The long run is the base upon which you build everything else. It’s the cone of your ice cream. (I know what you’re thinking: It’s probably not a good thing that I’ve thought of a naughty food analogy to describe running training…I’m sure I never read that in any of Lydiard’s books…)
Overall Mileage: This is code for “yes, you have to run more than once a week…” Conditioning your body to withstand the pounding it’s going to take in the race is vital. But it requires a cumulative effort – regular running will get your body used to running regularly and far.
Again, how much depends on how far you’re racing. For me, I’ve found that my body works best when I run most days. It’s not for everyone – building more rest days into a schedule may be what works for you. I think in my case my body is naturally lazy and will seize upon rest days as a reason to slump into Permanent Couch Potato Mode: a licence to chill. So when I get back to running it rebels.
So in the build-up to the Hillary, I’ve been logging more than 100km a week, sometimes as much as 160km. That’s built around one long run, two medium long runs (about two hours) and shorter runs.
Glutton for punishment? Yeah, pretty much…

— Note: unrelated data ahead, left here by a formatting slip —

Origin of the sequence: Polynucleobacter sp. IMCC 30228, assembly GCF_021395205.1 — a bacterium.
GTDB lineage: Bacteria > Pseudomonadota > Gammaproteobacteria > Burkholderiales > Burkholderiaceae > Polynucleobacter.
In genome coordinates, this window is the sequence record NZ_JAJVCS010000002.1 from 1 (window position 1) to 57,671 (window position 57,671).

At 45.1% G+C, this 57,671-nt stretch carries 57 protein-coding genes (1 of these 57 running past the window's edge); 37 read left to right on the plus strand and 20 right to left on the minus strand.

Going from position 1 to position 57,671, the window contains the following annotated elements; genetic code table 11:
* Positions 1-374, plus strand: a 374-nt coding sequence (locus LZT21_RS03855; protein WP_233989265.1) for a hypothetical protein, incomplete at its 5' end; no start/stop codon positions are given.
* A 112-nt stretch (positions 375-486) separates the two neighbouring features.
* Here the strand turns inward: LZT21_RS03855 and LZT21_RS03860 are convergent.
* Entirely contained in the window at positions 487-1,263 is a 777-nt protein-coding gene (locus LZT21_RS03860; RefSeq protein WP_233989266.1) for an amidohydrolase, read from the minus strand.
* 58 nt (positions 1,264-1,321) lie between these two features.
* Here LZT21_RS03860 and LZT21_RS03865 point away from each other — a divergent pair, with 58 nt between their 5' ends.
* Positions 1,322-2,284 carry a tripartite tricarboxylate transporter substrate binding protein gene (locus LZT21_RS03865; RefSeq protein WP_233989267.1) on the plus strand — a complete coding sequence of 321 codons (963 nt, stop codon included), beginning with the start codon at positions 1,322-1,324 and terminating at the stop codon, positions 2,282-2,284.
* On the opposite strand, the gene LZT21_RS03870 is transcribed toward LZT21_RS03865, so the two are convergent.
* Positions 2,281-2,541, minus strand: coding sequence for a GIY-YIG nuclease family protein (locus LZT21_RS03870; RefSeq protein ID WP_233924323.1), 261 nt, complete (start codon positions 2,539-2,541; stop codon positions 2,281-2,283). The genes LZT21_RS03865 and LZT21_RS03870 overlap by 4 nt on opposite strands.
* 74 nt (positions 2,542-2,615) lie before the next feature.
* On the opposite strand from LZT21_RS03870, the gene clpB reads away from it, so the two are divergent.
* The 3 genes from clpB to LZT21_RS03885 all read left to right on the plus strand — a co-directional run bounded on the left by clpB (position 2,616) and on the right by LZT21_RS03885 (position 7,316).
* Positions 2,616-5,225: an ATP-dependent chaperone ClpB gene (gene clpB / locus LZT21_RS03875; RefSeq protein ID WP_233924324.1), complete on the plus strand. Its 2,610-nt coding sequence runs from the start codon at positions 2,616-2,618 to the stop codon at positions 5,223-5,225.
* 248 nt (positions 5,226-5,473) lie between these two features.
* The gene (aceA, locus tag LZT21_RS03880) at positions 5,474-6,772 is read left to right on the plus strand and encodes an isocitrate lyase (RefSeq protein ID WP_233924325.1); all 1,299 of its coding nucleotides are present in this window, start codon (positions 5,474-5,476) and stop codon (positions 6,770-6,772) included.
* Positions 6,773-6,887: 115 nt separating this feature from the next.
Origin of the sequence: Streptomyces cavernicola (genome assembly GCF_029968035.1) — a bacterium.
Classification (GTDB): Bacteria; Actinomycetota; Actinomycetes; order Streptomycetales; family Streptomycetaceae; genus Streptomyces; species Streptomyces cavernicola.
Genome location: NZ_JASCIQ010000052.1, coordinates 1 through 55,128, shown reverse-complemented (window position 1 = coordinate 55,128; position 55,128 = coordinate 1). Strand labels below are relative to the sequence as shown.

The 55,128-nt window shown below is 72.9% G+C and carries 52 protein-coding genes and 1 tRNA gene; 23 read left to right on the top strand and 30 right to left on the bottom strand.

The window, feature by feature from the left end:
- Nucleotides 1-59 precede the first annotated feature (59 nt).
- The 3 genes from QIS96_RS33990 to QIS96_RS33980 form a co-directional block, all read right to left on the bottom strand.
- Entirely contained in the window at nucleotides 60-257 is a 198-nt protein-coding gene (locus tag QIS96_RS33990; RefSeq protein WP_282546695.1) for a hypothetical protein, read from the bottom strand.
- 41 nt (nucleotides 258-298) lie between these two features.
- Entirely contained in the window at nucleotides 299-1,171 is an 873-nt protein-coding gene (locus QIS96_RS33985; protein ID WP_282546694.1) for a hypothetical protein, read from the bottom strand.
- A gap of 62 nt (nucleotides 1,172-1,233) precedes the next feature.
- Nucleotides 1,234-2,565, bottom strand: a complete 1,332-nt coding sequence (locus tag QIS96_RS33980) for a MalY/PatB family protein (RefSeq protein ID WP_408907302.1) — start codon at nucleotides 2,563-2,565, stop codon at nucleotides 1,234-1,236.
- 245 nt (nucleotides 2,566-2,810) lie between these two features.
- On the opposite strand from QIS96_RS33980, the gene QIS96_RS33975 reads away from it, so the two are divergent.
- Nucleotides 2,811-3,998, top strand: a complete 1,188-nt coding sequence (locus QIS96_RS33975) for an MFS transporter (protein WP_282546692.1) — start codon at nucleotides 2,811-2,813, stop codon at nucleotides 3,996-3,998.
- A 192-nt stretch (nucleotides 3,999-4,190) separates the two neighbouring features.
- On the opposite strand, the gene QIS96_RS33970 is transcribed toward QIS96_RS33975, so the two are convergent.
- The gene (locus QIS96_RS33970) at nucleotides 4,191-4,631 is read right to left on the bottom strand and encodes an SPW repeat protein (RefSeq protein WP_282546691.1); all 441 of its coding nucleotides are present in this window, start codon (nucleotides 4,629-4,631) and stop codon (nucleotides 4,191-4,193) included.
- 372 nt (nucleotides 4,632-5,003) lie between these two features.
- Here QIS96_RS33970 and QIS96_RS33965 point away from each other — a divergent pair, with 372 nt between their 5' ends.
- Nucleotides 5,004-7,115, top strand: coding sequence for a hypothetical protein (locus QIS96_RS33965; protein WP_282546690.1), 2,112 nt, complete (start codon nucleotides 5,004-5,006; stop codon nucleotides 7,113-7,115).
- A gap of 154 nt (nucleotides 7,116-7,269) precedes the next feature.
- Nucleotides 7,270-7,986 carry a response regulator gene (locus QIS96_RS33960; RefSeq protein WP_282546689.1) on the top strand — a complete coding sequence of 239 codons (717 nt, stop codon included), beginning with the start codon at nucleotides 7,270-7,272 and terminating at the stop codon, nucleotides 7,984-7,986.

Terrain appropriate: If you’re preparing for a road marathon, you should be doing at least some running on the road. If you’re training for an off-road race, you should be hitting the trails.
As much as they’re both running, they’re completely different. So in preparing for The Hillary, I’ve been trying to get off-road as much as I can. Especially for my long runs. I’m hopeless at running over technical trails – when I say “running”, I’m exaggerating. What I really mean is tip-toeing gingerly, desperately trying to channel my inner mountain goat, but failing and instead kicking my toes on almost every tree root in the Waitakeres.
Hey, practice makes perfect, right? I’ll get back to you on that one. But in the meantime, get out on those trails!
Periodisation: Figure out how many weeks you have before an event (a minimum of 12) and break the weeks down into blocks. The first block is base-building – just getting an endurance base, running at a pace which isn’t too taxing.
The next block is about strength building – hitting the hills for a couple of sessions a week. In my case, I go for long and short hill repetitions, both uphill and downhill. I used to only do uphill reps, but have finally figured out that the only way I’m going to get faster at downhills is by running them fast. Yep, slow learner…
After a few weeks, I throw in a few speed sessions. Tempo runs, time trials, reps at race pace (or faster), short races…anything that will teach your legs to click over faster.
In the last two weeks, enjoy the thrill that is the taper. Whoever invented this concept should be recognised as the Patron Saint of Running. Give your body (and mind) the rest it needs to be ready to take on your race, but keep it sharp. Tricky balance, but it’s bliss.
That’s a lot to take in. And it’s only my take on training. There are a million ways to approach it.
But this is what works for me in the battle to switch off Permanent Couch Potato Mode and switch on Bring on The Hillary Mode.